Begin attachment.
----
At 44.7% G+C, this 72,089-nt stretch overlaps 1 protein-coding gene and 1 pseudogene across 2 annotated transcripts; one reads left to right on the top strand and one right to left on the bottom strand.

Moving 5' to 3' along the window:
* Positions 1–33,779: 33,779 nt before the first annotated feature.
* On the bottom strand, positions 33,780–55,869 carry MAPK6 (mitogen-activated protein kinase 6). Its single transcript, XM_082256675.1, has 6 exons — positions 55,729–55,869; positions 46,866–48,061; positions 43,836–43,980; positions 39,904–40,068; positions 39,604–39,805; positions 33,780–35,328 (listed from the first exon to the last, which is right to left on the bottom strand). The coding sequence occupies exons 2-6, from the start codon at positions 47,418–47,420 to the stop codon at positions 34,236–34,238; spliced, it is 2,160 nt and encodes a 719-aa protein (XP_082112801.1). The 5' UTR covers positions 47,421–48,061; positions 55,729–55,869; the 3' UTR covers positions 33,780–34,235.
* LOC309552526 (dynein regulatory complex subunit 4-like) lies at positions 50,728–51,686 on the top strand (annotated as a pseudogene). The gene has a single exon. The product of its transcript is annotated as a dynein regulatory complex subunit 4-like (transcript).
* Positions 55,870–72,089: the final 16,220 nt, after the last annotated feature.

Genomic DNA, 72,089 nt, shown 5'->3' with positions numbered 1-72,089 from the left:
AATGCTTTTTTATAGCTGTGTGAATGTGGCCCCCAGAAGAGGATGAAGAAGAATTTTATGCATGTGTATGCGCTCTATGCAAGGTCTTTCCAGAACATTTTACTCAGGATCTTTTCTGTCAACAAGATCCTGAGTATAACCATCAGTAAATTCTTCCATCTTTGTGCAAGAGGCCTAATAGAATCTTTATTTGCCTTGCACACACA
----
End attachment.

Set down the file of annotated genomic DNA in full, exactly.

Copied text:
At 44.7% G+C, this 72,089-nt stretch overlaps 1 protein-coding gene and 1 pseudogene across 2 annotated transcripts; one reads left to right on the top strand and one right to left on the bottom strand.

Moving 5' to 3' along the window:
* Positions 1–33,779: 33,779 nt before the first annotated feature.
* On the bottom strand, positions 33,780–55,869 carry MAPK6 (mitogen-activated protein kinase 6). Its single transcript, XM_082256675.1, has 6 exons — positions 55,729–55,869; positions 46,866–48,061; positions 43,836–43,980; positions 39,904–40,068; positions 39,604–39,805; positions 33,780–35,328 (listed from the first exon to the last, which is right to left on the bottom strand). The coding sequence occupies exons 2-6, from the start codon at positions 47,418–47,420 to the stop codon at positions 34,236–34,238; spliced, it is 2,160 nt and encodes a 719-aa protein (XP_082112801.1). The 5' UTR covers positions 47,421–48,061; positions 55,729–55,869; the 3' UTR covers positions 33,780–34,235.
* LOC309552526 (dynein regulatory complex subunit 4-like) lies at positions 50,728–51,686 on the top strand (annotated as a pseudogene). The gene has a single exon. The product of its transcript is annotated as a dynein regulatory complex subunit 4-like (transcript).
* Positions 55,870–72,089: the final 16,220 nt, after the last annotated feature.

Genomic DNA, 72,089 nt, shown 5'->3' with positions numbered 1-72,089 from the left:
AATGCTTTTTTATAGCTGTGTGAATGTGGCCCCCAGAAGAGGATGAAGAAGAATTTTATGCATGTGTATGCGCTCTATGCAAGGTCTTTCCAGAACATTTTACTCAGGATCTTTTCTGTCAACAAGATCCTGAGTATAACCATCAGTAAATTCTTCCATCTTTGTGCAAGAGGCCTAATAGAATCTTTATTTGCCTTGCACACACA